- Confirmed Sinkhole
- Experts Determine Geologic Cause of Structural Damage
- Interactive Sinkhole
Two areas of expertise are needed to determine whether sinkhole activity is the cause of structural damage and how it can be repaired: Geology/Geotechnical Engineering and Structural Engineering.
Because there is so much variability in local geological formations, there is no standardized set of testing and analysis steps, and professional judgment is important. However, there are generalized steps, processes and tools that help to inform professional judgment.
Initial Data Gathering
The first step is to collect background data on the site, including the area’s geomorphology, or types of layers and formations. Also helpful is information on elevation, topography, and drainage. Soil conditions in the area and the area’s history of sinkholes should be part of the background information. Aerial photographs of land features may be telling. Recent rainfall events should be considered. Maps and elevations of nearby water bodies are potential factors. Finally, background data should include the construction date of the house and of any additions or modifications should be noted.
Preliminary Site Inspection
It’s important for professionals to visit the site of structural damage and discuss with the owner or resident nature and timing of damage to the structure and any noteworthy facts about the property, e.g., wells, buried debris, removed tree stumps, etc. The land itself should be inspected for any suspicious surface features, slopes, walls, water bodies, and utilities. Data should be collected concerning widths of cracks, stressed vegetation, soil erosion, leaning walls or fences, location of septic tank, orientation of gutters and downspouts, etc. New construction in the area should be noted. Photographs should be taken. It should also be determined to what degree access is available to conduct geophysical and geotechnical tests.
Geophysical Site Characterization
With background data and a preliminary site inspection, it should be possible to develop a hypothesis of subsurface geology and then undertake appropriate geophysical investigations to confirm or modify the characterization. Among the tests that may be used are the following:
- Ground Penetrating Radar, using radar pulses to image the subsurface and clarify shallow soil and rock conditions.
- Profiling of Electrical Resistivity, measuring resistance of the soil to electrical current to identify the different materials that might be present.
- Micro Gravity Surveys, measuring changes in earth’s gravity as small as one part in 1 billion to aid in characterizing geological formations.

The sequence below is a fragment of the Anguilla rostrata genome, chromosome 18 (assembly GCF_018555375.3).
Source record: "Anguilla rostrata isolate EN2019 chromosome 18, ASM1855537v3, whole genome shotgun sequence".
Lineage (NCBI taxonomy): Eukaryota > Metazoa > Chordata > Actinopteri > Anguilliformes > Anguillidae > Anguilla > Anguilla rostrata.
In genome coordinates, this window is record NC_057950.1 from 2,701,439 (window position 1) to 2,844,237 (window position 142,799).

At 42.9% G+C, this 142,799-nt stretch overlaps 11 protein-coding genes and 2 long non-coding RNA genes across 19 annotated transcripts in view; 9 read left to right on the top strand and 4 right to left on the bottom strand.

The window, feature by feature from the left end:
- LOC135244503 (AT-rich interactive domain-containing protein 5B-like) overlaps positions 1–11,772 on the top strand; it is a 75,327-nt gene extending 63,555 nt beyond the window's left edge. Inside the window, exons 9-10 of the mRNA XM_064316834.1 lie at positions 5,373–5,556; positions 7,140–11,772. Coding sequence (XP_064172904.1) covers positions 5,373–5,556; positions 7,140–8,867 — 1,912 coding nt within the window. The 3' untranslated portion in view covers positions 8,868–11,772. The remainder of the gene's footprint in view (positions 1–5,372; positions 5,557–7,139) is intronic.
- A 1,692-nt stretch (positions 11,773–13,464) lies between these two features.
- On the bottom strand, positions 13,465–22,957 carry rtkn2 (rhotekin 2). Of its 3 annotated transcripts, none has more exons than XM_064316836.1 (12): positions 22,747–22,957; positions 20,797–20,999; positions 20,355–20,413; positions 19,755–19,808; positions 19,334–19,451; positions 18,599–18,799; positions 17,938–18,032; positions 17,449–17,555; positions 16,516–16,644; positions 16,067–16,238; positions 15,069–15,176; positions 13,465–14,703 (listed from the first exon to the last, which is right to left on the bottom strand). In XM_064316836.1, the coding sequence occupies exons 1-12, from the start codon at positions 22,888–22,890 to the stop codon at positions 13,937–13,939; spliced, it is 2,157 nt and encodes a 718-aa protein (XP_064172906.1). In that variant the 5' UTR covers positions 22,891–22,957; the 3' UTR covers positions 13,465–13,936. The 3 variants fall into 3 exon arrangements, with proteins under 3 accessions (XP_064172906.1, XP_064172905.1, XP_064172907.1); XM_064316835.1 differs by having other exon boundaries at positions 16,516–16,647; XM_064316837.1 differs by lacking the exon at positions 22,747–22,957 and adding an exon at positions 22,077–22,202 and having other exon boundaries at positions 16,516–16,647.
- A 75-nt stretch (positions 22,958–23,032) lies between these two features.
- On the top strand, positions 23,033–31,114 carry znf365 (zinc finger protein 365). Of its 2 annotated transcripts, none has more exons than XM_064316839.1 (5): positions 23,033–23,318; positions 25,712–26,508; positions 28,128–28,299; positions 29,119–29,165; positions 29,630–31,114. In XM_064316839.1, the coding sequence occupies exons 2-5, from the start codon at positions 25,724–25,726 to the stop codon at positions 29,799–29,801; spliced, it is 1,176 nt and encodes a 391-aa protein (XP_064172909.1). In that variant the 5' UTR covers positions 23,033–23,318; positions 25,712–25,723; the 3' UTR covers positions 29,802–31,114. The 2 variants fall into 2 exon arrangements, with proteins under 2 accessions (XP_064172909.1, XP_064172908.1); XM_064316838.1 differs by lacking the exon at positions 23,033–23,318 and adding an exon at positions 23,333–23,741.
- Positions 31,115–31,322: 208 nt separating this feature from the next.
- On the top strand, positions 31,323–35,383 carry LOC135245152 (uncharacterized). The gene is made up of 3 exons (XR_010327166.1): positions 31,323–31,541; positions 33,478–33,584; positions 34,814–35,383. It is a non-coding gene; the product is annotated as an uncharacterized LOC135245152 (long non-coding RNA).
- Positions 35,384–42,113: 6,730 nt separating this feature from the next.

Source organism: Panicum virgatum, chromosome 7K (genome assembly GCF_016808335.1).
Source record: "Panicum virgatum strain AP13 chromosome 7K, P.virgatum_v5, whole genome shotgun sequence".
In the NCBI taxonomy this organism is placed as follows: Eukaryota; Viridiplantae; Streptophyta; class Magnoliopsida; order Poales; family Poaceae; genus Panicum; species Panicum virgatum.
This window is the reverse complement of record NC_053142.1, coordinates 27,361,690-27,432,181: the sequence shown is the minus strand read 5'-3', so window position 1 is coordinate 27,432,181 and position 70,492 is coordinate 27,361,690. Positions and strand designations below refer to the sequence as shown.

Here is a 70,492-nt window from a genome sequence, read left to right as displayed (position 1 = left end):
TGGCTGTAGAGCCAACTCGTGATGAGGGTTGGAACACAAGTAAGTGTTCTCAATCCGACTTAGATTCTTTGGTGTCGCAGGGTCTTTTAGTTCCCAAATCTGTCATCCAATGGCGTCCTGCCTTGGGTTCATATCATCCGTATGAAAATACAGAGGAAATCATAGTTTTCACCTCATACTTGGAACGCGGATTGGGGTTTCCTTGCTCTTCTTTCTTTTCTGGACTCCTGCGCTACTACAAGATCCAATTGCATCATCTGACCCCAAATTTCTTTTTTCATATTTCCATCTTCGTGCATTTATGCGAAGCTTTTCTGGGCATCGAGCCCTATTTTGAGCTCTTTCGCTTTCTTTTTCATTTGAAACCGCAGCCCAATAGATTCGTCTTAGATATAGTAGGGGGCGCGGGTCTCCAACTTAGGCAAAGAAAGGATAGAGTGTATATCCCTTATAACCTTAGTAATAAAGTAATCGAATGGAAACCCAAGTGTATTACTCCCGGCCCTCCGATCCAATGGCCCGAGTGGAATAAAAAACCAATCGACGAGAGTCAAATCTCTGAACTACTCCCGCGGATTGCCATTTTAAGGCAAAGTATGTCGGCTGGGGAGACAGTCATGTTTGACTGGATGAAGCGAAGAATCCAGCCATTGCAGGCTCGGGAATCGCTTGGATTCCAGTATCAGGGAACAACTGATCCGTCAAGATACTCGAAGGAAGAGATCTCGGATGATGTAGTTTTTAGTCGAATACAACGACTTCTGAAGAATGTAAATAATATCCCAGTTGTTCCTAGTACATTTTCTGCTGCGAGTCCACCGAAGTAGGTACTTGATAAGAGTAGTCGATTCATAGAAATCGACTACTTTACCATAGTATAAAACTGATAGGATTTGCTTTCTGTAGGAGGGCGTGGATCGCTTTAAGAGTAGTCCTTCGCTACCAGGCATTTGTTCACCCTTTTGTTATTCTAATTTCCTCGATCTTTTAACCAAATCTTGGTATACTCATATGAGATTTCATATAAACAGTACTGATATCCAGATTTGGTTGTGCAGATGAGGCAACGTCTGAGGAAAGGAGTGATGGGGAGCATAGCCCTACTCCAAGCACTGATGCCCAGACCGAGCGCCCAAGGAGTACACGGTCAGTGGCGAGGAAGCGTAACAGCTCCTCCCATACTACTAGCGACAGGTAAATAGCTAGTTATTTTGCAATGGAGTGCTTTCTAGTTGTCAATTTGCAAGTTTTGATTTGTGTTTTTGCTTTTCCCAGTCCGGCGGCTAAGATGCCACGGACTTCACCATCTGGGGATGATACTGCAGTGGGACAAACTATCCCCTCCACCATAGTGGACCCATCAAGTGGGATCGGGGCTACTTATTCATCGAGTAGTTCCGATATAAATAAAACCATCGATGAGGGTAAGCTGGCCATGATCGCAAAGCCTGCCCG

- Magnetometer Testing and other testing to determine where utilities may be buried.
- Surface Wave Measurements, using vibrations to characterize subsurface features.
Floor Mapping is the use of precise tools to determine where a structure’s floor is depressed or elevated beyond tolerances specified in building codes. Through these tests, a contour map of the structure’s floor may reveal insights about what is happening beneath the structure.
Subsurface Geological Testing
Experts may conduct standardized tests of soil penetration to determine soil characteristics. Samples from boring into the ground may be collected and analyzed. Cone penetration tests push a pipe with a cone on the tip into the ground at a controlled rate to delineate soil layers and materials. A number of different subsurface tests may be conducted.
Soil samples may be collected and tested for moisture content, gradation or grain size through laboratory testing.
The affected structure will be inspected for deterioration, modifications, and construction defects.
The Final Report
The final report that clarifies whether structural damage is caused by a sinkhole should include the expert opinion on what the cause of the damage is within a reasonable degree of probability. It should include all of the evidence used to arrive at the expert opinion. It should include the raw, uninterpreted data in the appendices of the report. All photographs, notes, and other documents, as well as samples collected at the site, should be retained by the professional for an appropriate time.
For more information, refer to this report. http://www.dep.state.fl.us/geology/publications/sp/sp57d.pdf